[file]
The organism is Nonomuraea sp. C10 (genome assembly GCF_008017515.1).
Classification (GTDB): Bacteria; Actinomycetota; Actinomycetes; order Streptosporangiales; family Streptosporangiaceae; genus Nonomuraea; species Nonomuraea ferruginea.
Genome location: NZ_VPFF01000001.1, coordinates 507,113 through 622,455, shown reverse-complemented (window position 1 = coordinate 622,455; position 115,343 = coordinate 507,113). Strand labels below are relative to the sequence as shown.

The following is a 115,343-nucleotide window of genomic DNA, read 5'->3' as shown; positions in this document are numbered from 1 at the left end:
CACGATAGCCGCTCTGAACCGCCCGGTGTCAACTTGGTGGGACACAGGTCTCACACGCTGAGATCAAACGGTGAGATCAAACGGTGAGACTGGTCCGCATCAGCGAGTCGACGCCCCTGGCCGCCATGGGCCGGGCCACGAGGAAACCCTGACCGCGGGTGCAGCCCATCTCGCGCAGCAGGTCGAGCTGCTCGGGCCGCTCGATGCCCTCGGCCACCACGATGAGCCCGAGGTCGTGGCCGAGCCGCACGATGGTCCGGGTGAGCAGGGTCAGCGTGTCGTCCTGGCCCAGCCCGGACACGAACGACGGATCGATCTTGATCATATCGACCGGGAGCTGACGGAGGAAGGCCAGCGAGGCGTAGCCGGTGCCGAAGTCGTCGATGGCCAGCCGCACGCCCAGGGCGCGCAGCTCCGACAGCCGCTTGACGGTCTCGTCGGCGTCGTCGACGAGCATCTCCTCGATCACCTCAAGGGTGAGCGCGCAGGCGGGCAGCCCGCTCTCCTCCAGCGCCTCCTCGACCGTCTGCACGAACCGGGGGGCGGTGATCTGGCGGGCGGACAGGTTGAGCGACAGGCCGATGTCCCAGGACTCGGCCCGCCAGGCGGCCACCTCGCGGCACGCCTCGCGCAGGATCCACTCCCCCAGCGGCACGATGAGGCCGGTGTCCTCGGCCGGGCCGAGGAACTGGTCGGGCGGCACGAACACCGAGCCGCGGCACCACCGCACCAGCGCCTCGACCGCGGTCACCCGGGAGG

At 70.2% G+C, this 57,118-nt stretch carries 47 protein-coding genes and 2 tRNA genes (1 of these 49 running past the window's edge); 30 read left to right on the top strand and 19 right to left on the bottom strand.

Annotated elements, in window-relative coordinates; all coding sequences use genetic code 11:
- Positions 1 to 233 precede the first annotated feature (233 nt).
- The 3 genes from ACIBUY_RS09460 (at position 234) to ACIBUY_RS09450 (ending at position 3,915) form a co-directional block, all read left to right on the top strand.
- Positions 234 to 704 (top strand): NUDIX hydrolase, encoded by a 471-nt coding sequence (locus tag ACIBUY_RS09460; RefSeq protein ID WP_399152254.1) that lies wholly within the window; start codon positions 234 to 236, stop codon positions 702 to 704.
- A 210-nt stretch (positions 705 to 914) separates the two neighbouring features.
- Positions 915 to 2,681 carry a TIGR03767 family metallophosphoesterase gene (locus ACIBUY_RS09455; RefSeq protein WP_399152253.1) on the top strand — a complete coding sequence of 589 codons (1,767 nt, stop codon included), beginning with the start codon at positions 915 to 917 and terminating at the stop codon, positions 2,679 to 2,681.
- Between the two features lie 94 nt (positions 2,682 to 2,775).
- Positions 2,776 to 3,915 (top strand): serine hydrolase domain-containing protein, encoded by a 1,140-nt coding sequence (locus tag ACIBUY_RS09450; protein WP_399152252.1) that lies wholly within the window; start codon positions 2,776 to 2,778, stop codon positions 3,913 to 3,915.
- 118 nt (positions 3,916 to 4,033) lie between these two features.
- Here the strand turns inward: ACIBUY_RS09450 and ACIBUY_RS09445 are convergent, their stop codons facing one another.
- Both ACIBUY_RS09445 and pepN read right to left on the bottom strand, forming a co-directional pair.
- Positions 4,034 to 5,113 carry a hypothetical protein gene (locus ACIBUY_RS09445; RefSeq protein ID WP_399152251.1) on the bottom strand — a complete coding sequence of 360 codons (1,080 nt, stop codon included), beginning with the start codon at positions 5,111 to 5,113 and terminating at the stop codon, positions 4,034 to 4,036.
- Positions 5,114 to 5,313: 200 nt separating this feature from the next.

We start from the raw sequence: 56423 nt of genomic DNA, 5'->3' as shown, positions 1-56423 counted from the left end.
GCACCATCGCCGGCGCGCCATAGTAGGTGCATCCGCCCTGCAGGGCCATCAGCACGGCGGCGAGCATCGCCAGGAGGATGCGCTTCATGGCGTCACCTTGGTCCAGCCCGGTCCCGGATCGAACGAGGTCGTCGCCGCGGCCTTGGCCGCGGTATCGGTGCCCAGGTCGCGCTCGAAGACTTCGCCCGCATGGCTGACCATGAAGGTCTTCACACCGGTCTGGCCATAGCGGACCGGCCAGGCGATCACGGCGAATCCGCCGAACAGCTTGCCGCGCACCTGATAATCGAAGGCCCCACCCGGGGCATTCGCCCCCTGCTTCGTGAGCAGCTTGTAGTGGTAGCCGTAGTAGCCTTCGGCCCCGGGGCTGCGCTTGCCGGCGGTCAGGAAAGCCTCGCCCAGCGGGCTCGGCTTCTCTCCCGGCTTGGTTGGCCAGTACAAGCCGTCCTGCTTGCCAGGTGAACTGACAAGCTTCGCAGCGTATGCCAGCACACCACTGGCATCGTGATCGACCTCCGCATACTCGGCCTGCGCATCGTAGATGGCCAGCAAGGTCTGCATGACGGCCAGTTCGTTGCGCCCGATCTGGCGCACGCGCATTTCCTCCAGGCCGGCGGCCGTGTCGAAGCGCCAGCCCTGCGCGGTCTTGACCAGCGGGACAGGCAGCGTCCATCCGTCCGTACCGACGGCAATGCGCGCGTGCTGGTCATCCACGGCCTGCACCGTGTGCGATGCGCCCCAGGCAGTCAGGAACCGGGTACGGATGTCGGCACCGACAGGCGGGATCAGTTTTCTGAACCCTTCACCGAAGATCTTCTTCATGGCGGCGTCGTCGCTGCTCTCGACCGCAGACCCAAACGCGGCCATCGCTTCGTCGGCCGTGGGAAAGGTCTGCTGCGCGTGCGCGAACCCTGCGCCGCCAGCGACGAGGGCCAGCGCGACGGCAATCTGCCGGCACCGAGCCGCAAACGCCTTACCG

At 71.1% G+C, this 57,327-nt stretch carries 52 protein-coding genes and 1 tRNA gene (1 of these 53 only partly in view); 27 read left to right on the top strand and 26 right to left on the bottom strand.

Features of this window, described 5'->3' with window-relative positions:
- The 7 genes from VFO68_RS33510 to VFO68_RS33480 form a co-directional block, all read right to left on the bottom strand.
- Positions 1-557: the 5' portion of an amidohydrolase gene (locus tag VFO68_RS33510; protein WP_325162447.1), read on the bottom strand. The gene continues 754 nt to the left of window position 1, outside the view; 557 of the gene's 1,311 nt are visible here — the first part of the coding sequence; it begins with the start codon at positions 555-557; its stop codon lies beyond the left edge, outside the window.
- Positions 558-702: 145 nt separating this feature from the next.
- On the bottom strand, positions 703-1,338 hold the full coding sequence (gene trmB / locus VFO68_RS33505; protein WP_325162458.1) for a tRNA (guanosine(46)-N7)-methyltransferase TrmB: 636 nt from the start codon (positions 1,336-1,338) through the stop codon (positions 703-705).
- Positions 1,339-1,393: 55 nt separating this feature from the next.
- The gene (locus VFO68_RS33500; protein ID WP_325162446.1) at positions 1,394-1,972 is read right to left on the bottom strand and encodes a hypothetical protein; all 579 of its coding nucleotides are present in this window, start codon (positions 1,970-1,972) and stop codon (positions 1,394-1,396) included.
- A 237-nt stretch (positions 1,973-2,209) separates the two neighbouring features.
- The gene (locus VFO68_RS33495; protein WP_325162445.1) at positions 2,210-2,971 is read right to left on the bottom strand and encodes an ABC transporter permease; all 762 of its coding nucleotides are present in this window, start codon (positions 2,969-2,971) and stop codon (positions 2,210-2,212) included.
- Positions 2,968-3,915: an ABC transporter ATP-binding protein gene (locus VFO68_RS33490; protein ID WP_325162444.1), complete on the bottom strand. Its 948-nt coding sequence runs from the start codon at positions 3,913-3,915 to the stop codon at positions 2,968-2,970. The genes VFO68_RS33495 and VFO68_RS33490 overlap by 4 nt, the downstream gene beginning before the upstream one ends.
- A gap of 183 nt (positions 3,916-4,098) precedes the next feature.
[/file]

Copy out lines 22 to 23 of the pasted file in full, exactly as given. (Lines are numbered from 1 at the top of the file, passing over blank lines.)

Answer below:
At 71.1% G+C, this 57,327-nt stretch carries 52 protein-coding genes and 1 tRNA gene (1 of these 53 only partly in view); 27 read left to right on the top strand and 26 right to left on the bottom strand.

Features of this window, described 5'->3' with window-relative positions: